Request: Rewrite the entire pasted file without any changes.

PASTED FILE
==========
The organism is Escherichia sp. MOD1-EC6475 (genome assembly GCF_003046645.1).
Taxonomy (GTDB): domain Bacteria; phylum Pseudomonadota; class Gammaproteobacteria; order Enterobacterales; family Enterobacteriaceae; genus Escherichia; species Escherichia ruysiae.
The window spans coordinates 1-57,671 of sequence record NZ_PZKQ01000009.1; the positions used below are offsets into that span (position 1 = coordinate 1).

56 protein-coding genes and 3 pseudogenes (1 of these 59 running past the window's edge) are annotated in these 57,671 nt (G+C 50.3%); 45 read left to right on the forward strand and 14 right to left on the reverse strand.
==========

The organism is Escherichia sp. MOD1-EC6475 (genome assembly GCF_003046645.1).
Taxonomy (GTDB): domain Bacteria; phylum Pseudomonadota; class Gammaproteobacteria; order Enterobacterales; family Enterobacteriaceae; genus Escherichia; species Escherichia ruysiae.
The window spans coordinates 1-57,671 of sequence record NZ_PZKQ01000009.1; the positions used below are offsets into that span (position 1 = coordinate 1).

56 protein-coding genes and 3 pseudogenes (1 of these 59 running past the window's edge) are annotated in these 57,671 nt (G+C 50.3%); 45 read left to right on the forward strand and 14 right to left on the reverse strand.